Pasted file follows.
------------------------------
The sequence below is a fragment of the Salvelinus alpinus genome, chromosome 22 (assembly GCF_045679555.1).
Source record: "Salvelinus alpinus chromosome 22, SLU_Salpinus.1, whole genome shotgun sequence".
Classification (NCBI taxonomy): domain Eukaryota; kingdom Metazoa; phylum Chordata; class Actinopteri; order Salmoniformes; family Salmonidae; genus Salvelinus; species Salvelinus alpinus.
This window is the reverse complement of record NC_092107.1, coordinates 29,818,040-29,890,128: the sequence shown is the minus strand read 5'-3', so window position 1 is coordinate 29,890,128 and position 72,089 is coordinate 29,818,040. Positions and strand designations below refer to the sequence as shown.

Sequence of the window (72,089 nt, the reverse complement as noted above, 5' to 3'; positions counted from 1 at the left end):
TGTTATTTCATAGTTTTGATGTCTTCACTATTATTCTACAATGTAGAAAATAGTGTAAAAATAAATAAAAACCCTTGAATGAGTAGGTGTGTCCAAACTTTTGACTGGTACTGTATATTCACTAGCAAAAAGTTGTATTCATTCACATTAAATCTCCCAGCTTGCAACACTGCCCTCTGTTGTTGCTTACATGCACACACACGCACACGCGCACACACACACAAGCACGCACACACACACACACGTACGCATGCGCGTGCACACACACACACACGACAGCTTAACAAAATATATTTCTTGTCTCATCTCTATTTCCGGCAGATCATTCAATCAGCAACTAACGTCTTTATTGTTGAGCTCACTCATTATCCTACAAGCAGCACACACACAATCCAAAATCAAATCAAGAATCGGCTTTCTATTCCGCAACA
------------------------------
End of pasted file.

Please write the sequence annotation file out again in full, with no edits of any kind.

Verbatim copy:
The sequence below is a fragment of the Salvelinus alpinus genome, chromosome 22 (assembly GCF_045679555.1).
Source record: "Salvelinus alpinus chromosome 22, SLU_Salpinus.1, whole genome shotgun sequence".
Classification (NCBI taxonomy): domain Eukaryota; kingdom Metazoa; phylum Chordata; class Actinopteri; order Salmoniformes; family Salmonidae; genus Salvelinus; species Salvelinus alpinus.
This window is the reverse complement of record NC_092107.1, coordinates 29,818,040-29,890,128: the sequence shown is the minus strand read 5'-3', so window position 1 is coordinate 29,890,128 and position 72,089 is coordinate 29,818,040. Positions and strand designations below refer to the sequence as shown.

Sequence of the window (72,089 nt, the reverse complement as noted above, 5' to 3'; positions counted from 1 at the left end):
TGTTATTTCATAGTTTTGATGTCTTCACTATTATTCTACAATGTAGAAAATAGTGTAAAAATAAATAAAAACCCTTGAATGAGTAGGTGTGTCCAAACTTTTGACTGGTACTGTATATTCACTAGCAAAAAGTTGTATTCATTCACATTAAATCTCCCAGCTTGCAACACTGCCCTCTGTTGTTGCTTACATGCACACACACGCACACGCGCACACACACACAAGCACGCACACACACACACACGTACGCATGCGCGTGCACACACACACACACGACAGCTTAACAAAATATATTTCTTGTCTCATCTCTATTTCCGGCAGATCATTCAATCAGCAACTAACGTCTTTATTGTTGAGCTCACTCATTATCCTACAAGCAGCACACACACAATCCAAAATCAAATCAAGAATCGGCTTTCTATTCCGCAACA